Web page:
Earl’s Garden

Earl Hall has been bringing samples from his garden to our club meetings for several years – samples include onion sets and turnips the size of softballs. I had the pleasure of visiting his garden recently to see how he does it. Earl manages to grow wonderful vegetables in spite of the rocky conditions west of Austin where he lives. He was raised on a farm in North Carolina where his parents were, as he said, “on the leading edge of self-sufficiency”.

Earl has a combination of 4×4 square foot beds as well as a sizeable area of native soil garden rows all enclosed inside a deer fence. He uses Mel’s mix in his raised beds referring to a soil recipe advocated by Mel Bartholomew founder of the square foot gardening method. He purchases components for his soil from local sources like Geo Growers, The Natural Gardener, and Callahan’s. With years of adding compost, the native soil is now fluffy and friable as well. Earl suggests using a variety of types of compost and generally mixes turkey and dairy.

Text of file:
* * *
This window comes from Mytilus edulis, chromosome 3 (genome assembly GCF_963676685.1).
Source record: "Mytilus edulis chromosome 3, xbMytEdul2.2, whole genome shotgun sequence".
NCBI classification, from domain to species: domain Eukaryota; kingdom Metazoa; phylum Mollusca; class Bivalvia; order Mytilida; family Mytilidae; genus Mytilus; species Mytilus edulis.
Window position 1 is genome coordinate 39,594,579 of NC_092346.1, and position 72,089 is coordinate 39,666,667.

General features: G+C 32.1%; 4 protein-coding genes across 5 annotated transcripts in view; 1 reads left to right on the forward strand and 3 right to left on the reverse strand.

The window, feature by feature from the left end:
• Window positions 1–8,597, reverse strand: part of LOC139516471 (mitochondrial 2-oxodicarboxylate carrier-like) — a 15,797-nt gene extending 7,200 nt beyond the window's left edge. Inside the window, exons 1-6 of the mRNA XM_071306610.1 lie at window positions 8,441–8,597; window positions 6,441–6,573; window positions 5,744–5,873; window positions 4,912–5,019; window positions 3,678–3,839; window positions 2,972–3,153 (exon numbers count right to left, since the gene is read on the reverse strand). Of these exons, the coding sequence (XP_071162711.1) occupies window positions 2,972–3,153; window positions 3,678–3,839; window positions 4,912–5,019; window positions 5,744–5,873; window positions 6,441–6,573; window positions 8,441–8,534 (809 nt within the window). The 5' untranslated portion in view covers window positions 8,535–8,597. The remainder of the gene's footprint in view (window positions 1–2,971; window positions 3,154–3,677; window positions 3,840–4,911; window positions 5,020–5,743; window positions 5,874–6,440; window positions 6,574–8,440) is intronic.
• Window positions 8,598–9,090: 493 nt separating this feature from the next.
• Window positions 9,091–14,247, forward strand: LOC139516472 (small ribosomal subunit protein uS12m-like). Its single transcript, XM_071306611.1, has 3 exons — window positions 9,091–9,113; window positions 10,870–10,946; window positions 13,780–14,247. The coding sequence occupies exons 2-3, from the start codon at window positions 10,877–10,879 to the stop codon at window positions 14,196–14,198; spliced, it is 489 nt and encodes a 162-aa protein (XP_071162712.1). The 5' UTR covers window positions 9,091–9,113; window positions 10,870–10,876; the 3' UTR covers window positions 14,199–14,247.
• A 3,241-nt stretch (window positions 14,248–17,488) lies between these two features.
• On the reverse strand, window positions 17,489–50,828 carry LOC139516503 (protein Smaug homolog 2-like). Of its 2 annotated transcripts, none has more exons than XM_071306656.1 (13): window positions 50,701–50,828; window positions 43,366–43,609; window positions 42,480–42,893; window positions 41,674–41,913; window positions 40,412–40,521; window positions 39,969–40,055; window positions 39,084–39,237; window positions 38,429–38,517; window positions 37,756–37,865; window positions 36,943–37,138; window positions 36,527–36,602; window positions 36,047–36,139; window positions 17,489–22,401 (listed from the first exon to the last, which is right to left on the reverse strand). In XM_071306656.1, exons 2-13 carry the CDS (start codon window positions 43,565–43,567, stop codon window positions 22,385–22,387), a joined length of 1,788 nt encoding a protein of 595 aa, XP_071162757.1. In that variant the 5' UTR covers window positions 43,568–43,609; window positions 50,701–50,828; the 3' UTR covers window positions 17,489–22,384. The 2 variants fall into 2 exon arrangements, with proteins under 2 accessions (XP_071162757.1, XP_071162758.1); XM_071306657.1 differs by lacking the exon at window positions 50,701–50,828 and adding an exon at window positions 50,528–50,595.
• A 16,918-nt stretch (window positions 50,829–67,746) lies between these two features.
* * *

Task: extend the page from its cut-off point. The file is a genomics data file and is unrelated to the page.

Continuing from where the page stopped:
At the time of my visit, Earl had a good crop of onions and spinach still going stong – both were started from seed. He has a good start on beans and tomatoes for spring and as you can see in the photos, he has considerable space between his tomatoes. He has empty boxes anchored next to each tomato plant to protect the young plants from the wind and mulches each with a 5 gallon bag of compost.

I’ll report back periodically as the season progresses and bring more of Earl’s tricks and tips.

David –

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3 responses to “Earl’s Garden

  1. Thank you for this post! I enjoyed seeing and hearing about Mr. Hall’s garden. I work at the Natural Gardener and had the pleasure of meeting Mr. Hall yesterday when he stopped by. It was perfect timing since Roger Igo, the head groundskeeper at the nursery, had just given me some of Mr. Hall’s 30-Year Beans, or Hall’s Improved Beans as Mr. Hall calls them, that are planted in the demonstration garden at work. These are a green bean with small white seeds that Mr. Hall’s sister sent him from North Carolina and he has been growing for 30 years, selecting for positive traits. I’d love to see you focus a bit on those when you visit Mr. Hall again, as I think they are a true Austin heirloom.

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